Colombo, October 26 (SAM): Julie Chung, who is slated to take over as US Ambassador to Sri Lanka, will implement President Joe Biden’s key foreign policy thrusts, namely, a tough stand on China’s bid to spread its tentacles in Sri Lanka and a determined push to get the Sri Lankan government to respect human rights and address long-pending war-time accountability issues.
Chung’s testimony to the Senate Committee on Foreign Policy amply indicate her line of thinking on China and human rights.
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US involvement in Sri Lanka in the economic and military spheres is slowly increasing, though it has been a major market for Sri Lankan garments for long. But when combined with ally India’s manifest attempt to increase its military and economic engagement with the island nation, the US might be in a position to persuade Sri Lanka to collaborate or cooperate with QUAD, the anti-Chinese strategic alliance between the US, Japan, Australia and India covering the Indo-Pacific region.
While the QUAD, as such, may not be expanded to include Sri Lanka (QUAD would cease to be Quadrilateral if that were to happen) other mechanisms could be explored to establish strategic cooperation. The recent formation of AUKUS linking Australia, UK and the US, is an example. US, India, Sri Lanka and the Maldives could form a new strategic alliance aimed at containing China without mentioning China. The US, Pakistan, Afghanistan, and Uzbekistan formed an alliance (dubbed Continental QUAD, in contrast to the earlier Maritime QUAD) in July this year. This alliance is not explicitly against China but it is manifestly meant to provide a better and more transparent alternative to China’s Belt and Road Initiative (BRI).
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In her testimony to the Senate Foreign Relation Committee, Julie Chung said that her 25-year career in the US Foreign Service an postings in China, Japan, and throughout Southeast Asia, had provided her unique insights into the “importance of American leadership to ensuring a free, open, resilient, and inclusive Indo-Pacific region.”
Chung said that she would be committed to speaking “clearly and consistently in support of democratic values, human rights, and a strong civil society that are essential to democracies and central to our foreign policy approach. We must also be strong partners in encouraging justice, accountability, and reconciliation so that all Sri Lankans can share in the benefits of peace, security, and prosperity.”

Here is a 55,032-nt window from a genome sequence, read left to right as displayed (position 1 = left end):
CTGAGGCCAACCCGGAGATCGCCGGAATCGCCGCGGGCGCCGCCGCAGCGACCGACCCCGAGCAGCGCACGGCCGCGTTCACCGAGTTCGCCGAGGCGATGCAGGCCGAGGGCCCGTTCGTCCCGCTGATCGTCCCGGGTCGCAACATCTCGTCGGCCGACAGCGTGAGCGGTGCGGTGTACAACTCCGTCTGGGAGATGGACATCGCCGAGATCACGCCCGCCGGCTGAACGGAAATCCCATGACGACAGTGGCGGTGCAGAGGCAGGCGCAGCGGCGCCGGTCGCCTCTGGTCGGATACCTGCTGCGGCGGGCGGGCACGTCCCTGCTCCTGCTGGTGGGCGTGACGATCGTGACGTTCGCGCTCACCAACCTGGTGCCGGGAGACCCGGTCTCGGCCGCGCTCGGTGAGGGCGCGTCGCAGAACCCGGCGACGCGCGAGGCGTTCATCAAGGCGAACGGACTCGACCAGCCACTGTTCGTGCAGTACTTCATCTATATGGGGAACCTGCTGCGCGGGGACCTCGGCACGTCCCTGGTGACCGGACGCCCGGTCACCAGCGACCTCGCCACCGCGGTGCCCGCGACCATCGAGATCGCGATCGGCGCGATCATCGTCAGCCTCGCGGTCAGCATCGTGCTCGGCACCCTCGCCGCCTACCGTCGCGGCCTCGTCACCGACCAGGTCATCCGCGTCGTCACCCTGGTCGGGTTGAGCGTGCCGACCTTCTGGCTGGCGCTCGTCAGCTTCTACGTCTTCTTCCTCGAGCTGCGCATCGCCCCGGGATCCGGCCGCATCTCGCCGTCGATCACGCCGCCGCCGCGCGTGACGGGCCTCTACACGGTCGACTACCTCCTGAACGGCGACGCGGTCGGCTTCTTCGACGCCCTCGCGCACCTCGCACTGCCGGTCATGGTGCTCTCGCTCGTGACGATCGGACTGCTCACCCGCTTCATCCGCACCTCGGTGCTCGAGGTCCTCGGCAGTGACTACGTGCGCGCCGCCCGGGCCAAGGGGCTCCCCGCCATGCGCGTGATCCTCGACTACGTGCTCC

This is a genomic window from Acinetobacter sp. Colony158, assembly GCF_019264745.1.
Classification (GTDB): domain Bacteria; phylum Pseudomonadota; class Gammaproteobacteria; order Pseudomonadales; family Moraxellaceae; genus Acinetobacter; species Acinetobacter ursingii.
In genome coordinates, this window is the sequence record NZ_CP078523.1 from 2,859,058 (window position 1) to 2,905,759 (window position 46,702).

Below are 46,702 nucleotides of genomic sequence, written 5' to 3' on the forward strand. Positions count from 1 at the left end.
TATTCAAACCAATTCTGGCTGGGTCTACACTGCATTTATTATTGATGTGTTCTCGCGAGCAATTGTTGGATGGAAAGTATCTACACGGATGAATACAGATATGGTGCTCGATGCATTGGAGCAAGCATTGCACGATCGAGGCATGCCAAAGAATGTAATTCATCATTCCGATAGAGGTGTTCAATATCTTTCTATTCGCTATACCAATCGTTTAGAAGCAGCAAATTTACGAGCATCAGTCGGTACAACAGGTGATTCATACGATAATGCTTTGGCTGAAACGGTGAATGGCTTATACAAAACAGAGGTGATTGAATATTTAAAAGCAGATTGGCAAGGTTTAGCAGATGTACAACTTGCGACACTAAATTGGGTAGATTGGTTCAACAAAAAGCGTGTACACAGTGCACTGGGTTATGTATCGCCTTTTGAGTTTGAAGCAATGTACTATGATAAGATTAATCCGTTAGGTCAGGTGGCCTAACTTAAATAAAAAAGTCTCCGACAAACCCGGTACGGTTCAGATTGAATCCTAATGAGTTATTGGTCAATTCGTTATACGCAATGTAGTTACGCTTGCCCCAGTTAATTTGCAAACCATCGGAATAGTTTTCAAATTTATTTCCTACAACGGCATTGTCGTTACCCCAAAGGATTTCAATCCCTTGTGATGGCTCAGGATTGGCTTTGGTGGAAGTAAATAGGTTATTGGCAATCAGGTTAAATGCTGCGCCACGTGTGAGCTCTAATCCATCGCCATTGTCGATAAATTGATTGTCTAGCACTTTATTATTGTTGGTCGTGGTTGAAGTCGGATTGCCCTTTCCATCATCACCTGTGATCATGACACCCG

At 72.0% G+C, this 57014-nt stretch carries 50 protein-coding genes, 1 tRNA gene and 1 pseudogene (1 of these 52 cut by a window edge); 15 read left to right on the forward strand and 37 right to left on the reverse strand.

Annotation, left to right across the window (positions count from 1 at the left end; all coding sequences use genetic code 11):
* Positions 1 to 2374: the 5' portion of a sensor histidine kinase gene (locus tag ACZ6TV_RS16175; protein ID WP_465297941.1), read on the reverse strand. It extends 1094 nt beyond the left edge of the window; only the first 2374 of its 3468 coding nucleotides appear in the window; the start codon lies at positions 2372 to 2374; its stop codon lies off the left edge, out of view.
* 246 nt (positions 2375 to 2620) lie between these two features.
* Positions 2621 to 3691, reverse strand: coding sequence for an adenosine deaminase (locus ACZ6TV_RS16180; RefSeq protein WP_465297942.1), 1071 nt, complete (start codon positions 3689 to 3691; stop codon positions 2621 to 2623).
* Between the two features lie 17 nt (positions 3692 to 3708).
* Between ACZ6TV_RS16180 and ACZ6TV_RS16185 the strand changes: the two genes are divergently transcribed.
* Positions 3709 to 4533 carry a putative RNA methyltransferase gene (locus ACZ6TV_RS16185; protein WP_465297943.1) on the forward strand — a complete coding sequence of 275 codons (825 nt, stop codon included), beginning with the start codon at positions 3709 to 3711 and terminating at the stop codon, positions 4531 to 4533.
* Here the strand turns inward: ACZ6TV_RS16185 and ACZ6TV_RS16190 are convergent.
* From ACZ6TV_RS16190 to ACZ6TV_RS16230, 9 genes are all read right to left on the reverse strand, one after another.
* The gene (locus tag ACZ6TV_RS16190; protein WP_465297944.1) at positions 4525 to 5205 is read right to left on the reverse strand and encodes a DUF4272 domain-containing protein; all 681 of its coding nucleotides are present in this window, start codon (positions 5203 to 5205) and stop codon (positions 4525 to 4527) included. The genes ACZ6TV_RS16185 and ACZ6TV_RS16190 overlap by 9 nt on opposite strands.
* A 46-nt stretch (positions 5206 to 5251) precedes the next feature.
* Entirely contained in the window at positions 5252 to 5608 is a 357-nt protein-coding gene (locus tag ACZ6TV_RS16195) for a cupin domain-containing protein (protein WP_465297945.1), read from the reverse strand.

On the strategic issue, Chung said: “Sri Lanka is positioned in a strategic location at the heart of the Indian Ocean, and its critical ports, with access to global maritime lanes and trading routes, play a pivotal role in a free and open Indo-Pacific architecture. This reinforces the necessity for the United States to build constructive relationships with Sri Lanka, including with civil society, the private sector, and the Sri Lankan people. If confirmed, I will work tirelessly to advocate for quality infrastructure and investment based on transparency, respect for international law, and good governance, which is mindful of sustainable environmental and labor standards.”
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“We must also support US companies doing business in Sri Lanka and utilize the tools we have with the Development Finance Corporation and the Export-Import Bank to provide alternatives to coercive lending and opaque contracts.”
The last sentence clearly indicated a desire to curb China’s economic role in Sri Lanka. She then added: “I will make every effort to advance our values and shared interests so that Sri Lanka meets its full potential to be a vital partner in the Indo-Pacific.”
Chung’s testimony to the Senate Foreign Relations Committee in December 2020 when she was Principal Deputy Assistant Secretary of State for the Western Hemisphere, gives a clearer indication of her policy thrust in the context of China’s growing influence.